On 25 September, the UN’s Intergovernmental Panel on Climate Change (IPCC) published a 1,200-page report titled: IPCC Special Report On The Ocean And Cryosphere In A Changing Climate (SROCC). It warned of a future unrecognizable to our present generations—”a world of multi-metre sea-level rise, vanished Himalayan glaciers, a Greenland denuded of permafrost and the collapse of the Antarctic ice sheet. It was a world of dead zones in the oceans, of category 5 cyclones hitting multiple times a year, and coastal cities and populations devastated by extreme weather events.”
This is a project with eco-spiritual values, which unite religious concerns with environmental ones. They are not separate from each other.
In October, two India-based NGOs launched “Green Himalayas,” a sustainability project based in Phobrang, Ladakh. According to The Times of India, the project’s aim is to prepare the Union Territory’s unique environment and communities for the challenges of climate change through multiple adaptation measures, along with “rejuvenating fragile ecosystems by creating a green cover in the Himalayan foothills and create a model site” at Phobrang. The site covers 250 acres and will be developed according to principles of sustainable employment for the local communities, particularly youth and women.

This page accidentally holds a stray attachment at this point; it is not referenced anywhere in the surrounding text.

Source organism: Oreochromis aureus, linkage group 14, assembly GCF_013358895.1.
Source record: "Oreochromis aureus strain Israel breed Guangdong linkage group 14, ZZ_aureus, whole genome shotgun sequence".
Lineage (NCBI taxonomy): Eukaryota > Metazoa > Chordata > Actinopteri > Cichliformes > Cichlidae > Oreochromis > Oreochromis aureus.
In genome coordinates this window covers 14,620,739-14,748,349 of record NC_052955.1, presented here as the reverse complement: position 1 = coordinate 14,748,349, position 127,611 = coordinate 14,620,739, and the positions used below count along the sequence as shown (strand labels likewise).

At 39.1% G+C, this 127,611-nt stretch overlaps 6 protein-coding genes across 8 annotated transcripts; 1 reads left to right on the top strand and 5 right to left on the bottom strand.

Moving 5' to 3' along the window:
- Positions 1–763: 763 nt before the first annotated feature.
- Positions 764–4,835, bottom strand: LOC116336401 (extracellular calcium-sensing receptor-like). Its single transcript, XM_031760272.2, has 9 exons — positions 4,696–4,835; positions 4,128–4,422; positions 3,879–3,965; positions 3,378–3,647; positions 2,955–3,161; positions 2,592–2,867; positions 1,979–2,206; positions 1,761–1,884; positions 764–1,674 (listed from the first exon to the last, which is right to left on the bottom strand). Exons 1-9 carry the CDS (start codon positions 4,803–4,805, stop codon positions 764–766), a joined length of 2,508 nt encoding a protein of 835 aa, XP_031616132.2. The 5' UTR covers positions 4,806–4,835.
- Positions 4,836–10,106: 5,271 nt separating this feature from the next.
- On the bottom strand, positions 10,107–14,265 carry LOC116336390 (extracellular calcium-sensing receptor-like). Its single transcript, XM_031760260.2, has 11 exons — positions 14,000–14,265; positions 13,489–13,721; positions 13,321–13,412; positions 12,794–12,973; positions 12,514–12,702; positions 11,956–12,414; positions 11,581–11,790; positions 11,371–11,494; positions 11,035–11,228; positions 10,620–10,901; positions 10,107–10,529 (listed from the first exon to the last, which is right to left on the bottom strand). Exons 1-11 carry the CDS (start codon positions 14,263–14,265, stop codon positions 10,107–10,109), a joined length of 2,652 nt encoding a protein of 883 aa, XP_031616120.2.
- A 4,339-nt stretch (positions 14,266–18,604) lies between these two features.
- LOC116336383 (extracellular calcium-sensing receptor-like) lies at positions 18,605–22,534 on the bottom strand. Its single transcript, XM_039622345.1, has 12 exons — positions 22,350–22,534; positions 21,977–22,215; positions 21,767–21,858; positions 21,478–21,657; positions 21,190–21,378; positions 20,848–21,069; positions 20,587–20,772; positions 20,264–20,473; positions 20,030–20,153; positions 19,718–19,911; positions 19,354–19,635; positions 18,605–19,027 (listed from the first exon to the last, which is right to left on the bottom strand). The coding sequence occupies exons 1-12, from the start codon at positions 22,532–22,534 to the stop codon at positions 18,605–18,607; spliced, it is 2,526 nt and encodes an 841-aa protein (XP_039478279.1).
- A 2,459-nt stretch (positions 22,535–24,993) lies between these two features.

The target is to build a site sustained by renewable energy, and then replicate the sustainable model across the Himalayas. A key component of the initiative is the Trillion Tree Campaign (previously the Billion Tree Campaign until 2017), which has been supported by Buddhist leaders across Himalayan regions as diverse as India, Nepal, and Bhutan. 25,000 trees have already been planted in Phobrang with the help of local communities, with the ultimate aim being for the trees to span the entirety of the Himalayan foothills, from Ladakh to Arunachal Pradesh.
A Critical Convergence